One of my favorite shows right now is True Detective, an HBO show in which two cops pursue a serial killer over the course of over 17 years. Starring Woody Harrelson and Matthew McConaughey, it’s an amazingly creepy show, and McConaughey is amazing at playing his character, Rustin Cohle. I’m sad that the show will be ending tomorrow, but I really do want to see how it ends.

Unfortunately, as much as I like Matthew McConaughey as an actor, he is in part responsible for re-inspiring a movement that has the potential to do profound harm to patients and cancer research. That’s because his other big role over the last year has been in an Oscar-nominated movie, Dallas Buyers Club, where he plays Ron Woodroof, an early AIDS patient who in the 1980s smuggled unapproved pharmaceutical drugs into Texas when he thought he found them effective at alleviating his symptoms, distributing them to fellow sufferers by establishing the “Dallas Buyers Club” while battling the FDA. I haven’t seen the movie, and I really don’t want to, given that, from everything I’ve heard about it, it’s basically the story of a “brave maverick” who bucks the FDA, complete with all the tropes about indifferent bureaucrats who don’t care if these brave patients die. That might not be so bad if it weren’t also riddled with inaccuracies and misinterpretations of the AIDS crisis in the 1980s. Worse, the real Woodruff rejected the one truly promising drug at the time, AZT, as hopelessly toxic and instead smuggled drugs like Peptide T, which never panned out. Basically, what Woodruff appears to have smuggled as part of his activities for the “Dallas Buyers Club” was a mixture of useless supplements, experimental drugs that were never approved, and a handful of experimental drugs that showed promise. Meanwhile, the movie portrays the FDA as the implacable enemy of these sorts of activities, jackbooted thugs not unlike the stereotype promoted by “health freedom” quacks who don’t like the FDA preventing them from selling their quackery. As far as I can tell without actually seeing the movie, the overall message is a typical uplifting story of an underdog who fights the power and in doing so finds redemption. (more…)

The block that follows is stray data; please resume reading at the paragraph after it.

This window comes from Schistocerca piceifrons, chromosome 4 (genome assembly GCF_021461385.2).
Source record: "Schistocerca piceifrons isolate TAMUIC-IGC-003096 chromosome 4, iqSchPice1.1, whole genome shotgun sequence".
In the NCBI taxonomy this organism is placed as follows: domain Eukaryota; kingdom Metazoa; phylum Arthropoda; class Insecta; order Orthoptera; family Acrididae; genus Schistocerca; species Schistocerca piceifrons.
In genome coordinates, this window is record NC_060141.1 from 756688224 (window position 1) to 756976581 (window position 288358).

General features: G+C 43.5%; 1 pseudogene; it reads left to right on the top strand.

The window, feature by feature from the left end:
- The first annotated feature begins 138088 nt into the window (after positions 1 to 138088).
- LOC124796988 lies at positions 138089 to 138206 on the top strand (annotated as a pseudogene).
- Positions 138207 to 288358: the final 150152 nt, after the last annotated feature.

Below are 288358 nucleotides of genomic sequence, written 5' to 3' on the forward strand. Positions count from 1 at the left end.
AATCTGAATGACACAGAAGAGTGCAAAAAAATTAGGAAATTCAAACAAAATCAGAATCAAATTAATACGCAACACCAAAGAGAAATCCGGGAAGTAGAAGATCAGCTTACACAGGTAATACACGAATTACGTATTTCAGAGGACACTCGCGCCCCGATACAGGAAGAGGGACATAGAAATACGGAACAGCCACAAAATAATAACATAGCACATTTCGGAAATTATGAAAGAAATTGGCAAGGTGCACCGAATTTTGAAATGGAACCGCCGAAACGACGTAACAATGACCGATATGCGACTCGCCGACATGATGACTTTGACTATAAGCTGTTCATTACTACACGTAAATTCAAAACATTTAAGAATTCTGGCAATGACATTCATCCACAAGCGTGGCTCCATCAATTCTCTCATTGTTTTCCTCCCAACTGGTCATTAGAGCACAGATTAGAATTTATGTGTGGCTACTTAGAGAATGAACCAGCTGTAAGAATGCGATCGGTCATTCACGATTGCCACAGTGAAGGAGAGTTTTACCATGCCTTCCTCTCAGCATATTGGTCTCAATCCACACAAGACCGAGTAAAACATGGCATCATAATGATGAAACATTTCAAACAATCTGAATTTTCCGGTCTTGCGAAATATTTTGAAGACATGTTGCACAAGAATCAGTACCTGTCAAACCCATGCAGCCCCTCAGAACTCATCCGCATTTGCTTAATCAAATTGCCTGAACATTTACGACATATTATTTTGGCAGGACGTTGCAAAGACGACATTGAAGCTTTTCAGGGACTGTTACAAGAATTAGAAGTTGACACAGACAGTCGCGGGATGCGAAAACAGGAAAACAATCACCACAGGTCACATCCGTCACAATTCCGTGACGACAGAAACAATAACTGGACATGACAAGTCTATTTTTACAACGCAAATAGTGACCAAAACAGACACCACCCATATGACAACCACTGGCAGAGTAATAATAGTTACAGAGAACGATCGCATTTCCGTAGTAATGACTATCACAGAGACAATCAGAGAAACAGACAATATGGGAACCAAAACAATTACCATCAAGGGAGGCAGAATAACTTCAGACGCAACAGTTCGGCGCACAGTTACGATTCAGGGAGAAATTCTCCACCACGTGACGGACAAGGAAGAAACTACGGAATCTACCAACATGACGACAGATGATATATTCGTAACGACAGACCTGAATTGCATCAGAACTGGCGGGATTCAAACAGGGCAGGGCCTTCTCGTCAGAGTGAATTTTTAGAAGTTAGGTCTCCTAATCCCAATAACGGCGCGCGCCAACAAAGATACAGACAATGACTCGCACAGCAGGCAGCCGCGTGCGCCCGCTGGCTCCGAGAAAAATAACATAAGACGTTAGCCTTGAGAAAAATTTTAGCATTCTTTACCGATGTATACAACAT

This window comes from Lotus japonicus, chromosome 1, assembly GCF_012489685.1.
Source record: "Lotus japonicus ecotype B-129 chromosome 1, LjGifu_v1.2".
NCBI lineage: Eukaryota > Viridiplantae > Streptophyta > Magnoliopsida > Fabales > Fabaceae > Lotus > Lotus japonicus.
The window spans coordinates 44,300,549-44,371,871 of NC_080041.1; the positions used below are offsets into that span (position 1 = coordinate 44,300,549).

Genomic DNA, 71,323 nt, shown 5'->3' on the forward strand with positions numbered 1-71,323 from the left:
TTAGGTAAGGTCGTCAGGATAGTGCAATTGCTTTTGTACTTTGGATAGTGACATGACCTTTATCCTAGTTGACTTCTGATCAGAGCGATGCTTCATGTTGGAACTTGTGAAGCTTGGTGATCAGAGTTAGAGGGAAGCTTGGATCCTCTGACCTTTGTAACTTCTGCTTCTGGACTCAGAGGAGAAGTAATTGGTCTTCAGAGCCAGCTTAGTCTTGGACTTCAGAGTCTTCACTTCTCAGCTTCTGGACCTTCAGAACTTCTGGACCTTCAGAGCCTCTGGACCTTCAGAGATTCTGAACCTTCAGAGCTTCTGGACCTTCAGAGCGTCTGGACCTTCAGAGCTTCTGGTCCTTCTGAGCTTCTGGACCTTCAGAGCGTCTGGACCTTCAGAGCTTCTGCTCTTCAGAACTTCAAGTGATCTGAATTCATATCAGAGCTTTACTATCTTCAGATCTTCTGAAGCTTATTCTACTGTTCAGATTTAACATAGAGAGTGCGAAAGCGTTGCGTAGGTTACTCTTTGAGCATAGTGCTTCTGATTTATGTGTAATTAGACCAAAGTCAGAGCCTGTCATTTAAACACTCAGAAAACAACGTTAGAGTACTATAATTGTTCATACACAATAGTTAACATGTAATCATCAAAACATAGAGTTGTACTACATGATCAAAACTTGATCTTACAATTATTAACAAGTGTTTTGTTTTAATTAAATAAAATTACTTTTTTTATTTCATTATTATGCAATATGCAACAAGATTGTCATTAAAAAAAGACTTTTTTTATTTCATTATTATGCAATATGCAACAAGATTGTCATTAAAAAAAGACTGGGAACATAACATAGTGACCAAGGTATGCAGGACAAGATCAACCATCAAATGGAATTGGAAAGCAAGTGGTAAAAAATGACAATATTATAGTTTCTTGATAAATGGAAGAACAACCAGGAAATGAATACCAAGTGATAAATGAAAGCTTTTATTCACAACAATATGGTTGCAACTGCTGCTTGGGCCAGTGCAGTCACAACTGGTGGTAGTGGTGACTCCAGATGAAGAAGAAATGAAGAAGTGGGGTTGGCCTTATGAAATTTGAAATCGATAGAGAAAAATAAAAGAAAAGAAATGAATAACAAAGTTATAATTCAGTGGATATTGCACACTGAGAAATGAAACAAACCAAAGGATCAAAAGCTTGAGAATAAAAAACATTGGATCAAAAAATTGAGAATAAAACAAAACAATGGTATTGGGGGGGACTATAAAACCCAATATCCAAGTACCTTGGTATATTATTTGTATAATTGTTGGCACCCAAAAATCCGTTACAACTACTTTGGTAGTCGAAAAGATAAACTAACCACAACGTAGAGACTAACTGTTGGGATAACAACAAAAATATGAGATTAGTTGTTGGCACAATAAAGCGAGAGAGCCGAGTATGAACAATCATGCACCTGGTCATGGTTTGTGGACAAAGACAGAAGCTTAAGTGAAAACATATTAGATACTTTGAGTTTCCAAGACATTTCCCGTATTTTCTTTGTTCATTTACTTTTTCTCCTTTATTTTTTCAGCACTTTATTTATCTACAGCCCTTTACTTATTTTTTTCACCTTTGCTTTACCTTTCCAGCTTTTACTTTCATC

Posted in: Cancer, Clinical Trials, Politics and Regulation, Public Health